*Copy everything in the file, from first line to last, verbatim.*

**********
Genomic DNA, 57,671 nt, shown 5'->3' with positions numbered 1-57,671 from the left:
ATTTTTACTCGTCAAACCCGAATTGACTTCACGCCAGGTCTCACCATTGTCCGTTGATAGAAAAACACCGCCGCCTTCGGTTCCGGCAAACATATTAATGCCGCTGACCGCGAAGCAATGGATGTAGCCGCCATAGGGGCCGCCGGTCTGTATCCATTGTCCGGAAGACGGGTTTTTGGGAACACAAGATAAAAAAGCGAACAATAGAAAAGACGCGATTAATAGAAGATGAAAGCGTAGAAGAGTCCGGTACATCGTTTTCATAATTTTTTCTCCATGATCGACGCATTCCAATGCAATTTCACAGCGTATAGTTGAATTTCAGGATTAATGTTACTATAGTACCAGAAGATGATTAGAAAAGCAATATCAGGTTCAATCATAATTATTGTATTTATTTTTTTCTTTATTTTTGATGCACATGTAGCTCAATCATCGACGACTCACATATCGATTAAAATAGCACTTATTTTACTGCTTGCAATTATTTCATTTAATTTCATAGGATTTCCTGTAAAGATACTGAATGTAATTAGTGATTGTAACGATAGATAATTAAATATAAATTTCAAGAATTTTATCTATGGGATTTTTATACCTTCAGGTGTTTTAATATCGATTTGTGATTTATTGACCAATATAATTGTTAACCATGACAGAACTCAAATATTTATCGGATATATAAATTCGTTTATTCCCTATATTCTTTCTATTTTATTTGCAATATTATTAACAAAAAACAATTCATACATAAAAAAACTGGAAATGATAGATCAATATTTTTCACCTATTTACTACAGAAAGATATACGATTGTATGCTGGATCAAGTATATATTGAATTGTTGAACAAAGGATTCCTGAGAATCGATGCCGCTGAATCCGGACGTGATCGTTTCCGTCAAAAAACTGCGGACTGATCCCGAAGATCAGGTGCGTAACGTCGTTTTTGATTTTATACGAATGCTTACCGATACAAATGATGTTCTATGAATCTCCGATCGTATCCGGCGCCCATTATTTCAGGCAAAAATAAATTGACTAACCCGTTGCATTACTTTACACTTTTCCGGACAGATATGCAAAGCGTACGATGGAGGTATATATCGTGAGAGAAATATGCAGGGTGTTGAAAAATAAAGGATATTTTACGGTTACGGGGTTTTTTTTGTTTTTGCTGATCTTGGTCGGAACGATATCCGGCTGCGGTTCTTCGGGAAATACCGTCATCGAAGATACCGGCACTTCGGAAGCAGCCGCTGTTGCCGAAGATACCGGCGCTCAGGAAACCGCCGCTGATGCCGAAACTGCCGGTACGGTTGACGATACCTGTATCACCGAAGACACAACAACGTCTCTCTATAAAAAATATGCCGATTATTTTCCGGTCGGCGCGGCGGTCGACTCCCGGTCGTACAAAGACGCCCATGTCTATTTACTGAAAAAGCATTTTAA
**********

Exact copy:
Genomic DNA, 57,671 nt, shown 5'->3' with positions numbered 1-57,671 from the left:
ATTTTTACTCGTCAAACCCGAATTGACTTCACGCCAGGTCTCACCATTGTCCGTTGATAGAAAAACACCGCCGCCTTCGGTTCCGGCAAACATATTAATGCCGCTGACCGCGAAGCAATGGATGTAGCCGCCATAGGGGCCGCCGGTCTGTATCCATTGTCCGGAAGACGGGTTTTTGGGAACACAAGATAAAAAAGCGAACAATAGAAAAGACGCGATTAATAGAAGATGAAAGCGTAGAAGAGTCCGGTACATCGTTTTCATAATTTTTTCTCCATGATCGACGCATTCCAATGCAATTTCACAGCGTATAGTTGAATTTCAGGATTAATGTTACTATAGTACCAGAAGATGATTAGAAAAGCAATATCAGGTTCAATCATAATTATTGTATTTATTTTTTTCTTTATTTTTGATGCACATGTAGCTCAATCATCGACGACTCACATATCGATTAAAATAGCACTTATTTTACTGCTTGCAATTATTTCATTTAATTTCATAGGATTTCCTGTAAAGATACTGAATGTAATTAGTGATTGTAACGATAGATAATTAAATATAAATTTCAAGAATTTTATCTATGGGATTTTTATACCTTCAGGTGTTTTAATATCGATTTGTGATTTATTGACCAATATAATTGTTAACCATGACAGAACTCAAATATTTATCGGATATATAAATTCGTTTATTCCCTATATTCTTTCTATTTTATTTGCAATATTATTAACAAAAAACAATTCATACATAAAAAAACTGGAAATGATAGATCAATATTTTTCACCTATTTACTACAGAAAGATATACGATTGTATGCTGGATCAAGTATATATTGAATTGTTGAACAAAGGATTCCTGAGAATCGATGCCGCTGAATCCGGACGTGATCGTTTCCGTCAAAAAACTGCGGACTGATCCCGAAGATCAGGTGCGTAACGTCGTTTTTGATTTTATACGAATGCTTACCGATACAAATGATGTTCTATGAATCTCCGATCGTATCCGGCGCCCATTATTTCAGGCAAAAATAAATTGACTAACCCGTTGCATTACTTTACACTTTTCCGGACAGATATGCAAAGCGTACGATGGAGGTATATATCGTGAGAGAAATATGCAGGGTGTTGAAAAATAAAGGATATTTTACGGTTACGGGGTTTTTTTTGTTTTTGCTGATCTTGGTCGGAACGATATCCGGCTGCGGTTCTTCGGGAAATACCGTCATCGAAGATACCGGCACTTCGGAAGCAGCCGCTGTTGCCGAAGATACCGGCGCTCAGGAAACCGCCGCTGATGCCGAAACTGCCGGTACGGTTGACGATACCTGTATCACCGAAGACACAACAACGTCTCTCTATAAAAAATATGCCGATTATTTTCCGGTCGGCGCGGCGGTCGACTCCCGGTCGTACAAAGACGCCCATGTCTATTTACTGAAAAAGCATTTTAA